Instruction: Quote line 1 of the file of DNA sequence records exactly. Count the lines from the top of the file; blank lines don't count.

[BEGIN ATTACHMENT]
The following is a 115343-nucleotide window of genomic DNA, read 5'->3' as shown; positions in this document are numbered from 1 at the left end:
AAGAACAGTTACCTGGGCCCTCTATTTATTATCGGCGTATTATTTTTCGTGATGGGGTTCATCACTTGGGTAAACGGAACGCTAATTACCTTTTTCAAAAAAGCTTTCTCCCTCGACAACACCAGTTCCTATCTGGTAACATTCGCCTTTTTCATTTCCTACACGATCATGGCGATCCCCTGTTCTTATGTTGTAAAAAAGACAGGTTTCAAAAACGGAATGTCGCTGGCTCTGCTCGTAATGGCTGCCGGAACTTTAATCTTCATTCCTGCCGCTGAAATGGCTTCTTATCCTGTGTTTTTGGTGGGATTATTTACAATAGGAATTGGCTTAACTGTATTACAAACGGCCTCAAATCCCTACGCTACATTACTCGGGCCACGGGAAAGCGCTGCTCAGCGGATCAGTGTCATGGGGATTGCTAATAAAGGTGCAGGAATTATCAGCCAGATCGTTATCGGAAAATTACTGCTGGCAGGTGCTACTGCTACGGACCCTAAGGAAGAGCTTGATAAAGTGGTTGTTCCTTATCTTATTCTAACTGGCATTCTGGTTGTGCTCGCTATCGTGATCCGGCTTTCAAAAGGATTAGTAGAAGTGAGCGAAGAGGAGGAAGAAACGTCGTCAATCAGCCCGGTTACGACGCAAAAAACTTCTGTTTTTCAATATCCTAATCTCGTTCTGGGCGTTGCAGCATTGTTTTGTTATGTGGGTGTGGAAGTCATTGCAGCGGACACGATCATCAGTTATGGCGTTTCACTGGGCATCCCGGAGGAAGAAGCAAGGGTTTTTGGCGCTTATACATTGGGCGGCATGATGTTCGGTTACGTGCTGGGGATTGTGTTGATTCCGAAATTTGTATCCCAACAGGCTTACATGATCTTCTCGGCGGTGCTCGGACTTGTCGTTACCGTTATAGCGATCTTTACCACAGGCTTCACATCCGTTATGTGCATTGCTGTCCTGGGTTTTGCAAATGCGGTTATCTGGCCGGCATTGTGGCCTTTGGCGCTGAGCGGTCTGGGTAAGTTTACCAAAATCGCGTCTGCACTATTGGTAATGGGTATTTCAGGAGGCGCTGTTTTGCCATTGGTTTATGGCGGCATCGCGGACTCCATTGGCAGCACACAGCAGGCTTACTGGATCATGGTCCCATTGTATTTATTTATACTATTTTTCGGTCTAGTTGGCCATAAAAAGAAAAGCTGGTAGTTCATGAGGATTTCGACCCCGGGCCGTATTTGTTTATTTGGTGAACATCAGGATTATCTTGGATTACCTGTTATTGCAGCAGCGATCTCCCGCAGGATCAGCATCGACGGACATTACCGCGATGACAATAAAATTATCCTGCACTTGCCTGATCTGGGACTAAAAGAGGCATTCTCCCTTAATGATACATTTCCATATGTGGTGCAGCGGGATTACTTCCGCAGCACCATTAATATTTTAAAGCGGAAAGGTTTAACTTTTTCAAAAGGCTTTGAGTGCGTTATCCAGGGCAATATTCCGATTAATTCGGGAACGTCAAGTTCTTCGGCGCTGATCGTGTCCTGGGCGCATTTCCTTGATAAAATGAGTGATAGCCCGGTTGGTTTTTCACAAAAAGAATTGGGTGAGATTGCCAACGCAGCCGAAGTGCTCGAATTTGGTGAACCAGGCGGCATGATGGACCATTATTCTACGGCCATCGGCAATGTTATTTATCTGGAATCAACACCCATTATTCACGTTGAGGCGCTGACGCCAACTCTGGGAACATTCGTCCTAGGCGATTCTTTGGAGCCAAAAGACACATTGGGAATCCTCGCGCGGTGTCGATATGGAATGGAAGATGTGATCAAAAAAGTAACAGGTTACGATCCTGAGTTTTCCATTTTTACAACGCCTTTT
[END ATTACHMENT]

The following is a 115343-nucleotide window of genomic DNA, read 5'->3' as shown; positions in this document are numbered from 1 at the left end: